13. This is so potent and powerful, in so few words. I love the form you used, the poetry to echo the sentiments of the prose… really effective. we can only hope there is still time for saving.

  14. Superbly-crafted, dark haibun. The rhythm of the piece is amazing. The topic heartbreaking, the message simple but rings true. I have a friend here who is a nurse and she can say how true your words are, sadly. On a dark humourous note,I know what you mean by the writing itself getting darker now. I looked at my writing of last year in late Autumn and was shocked by the darkness. But back to your piece:to me this is a ‘reference haibun’. You are an innovator!

  15. rather intriguing…and so unusual for what I have read from you in the short time I have been following. It is good to exercise different styles, forms and writing endeavors…inspiring to see.

  16. My soul hurt as I read this poem…hurt for all those children who do know their father’s fists far too well. A good reminder to all of us dads that our kids need our hugs and hands of gentle persuasion rather than our anger.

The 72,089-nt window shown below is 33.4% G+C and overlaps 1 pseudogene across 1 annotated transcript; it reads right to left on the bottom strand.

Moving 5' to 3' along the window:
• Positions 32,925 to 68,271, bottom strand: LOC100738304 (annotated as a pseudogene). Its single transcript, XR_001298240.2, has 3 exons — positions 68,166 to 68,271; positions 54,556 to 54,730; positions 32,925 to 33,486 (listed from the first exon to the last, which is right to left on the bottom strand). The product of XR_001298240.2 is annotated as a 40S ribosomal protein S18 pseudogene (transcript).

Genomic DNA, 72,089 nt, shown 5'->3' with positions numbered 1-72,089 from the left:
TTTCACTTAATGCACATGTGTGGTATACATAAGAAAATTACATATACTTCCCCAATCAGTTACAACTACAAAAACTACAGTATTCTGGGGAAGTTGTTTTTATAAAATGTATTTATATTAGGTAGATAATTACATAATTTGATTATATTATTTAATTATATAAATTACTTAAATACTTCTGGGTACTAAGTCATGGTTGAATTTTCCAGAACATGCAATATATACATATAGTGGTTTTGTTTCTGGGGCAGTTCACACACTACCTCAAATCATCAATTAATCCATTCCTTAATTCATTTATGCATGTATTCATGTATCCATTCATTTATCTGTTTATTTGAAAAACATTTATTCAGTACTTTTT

17. BR so powerful and sad, this combination of your Haibun and free write worked well. I agree with Pirate and everyone else who has commented. Thank you for being adventurous, for telling a story that needs to be said out loud and not behind closed doors.

  18. I felt a lot from this writing. You have a good grasp of human behavior. Here I saw this man’s repentance. Not just that he couldn’t cry but more importantly that he did cry within and took action to make a change. Good writing.

  19. Emptiness – how a beating heart echoes. You have captured it so well and told such a true tale. Wish more fathers would step in to rescue their sons like the narrator did. Great write, Bjorn. Love your comment after too, about necessary tears.

  20. you created a horrible moment that unfortunately goes on and on in many lives – the flow of your haibun with haiku pauses in between adds to this wonderfully written piece.

  21. Pingback: Līgo Haibun Challenge – Word Prompt | Ese' s Voice·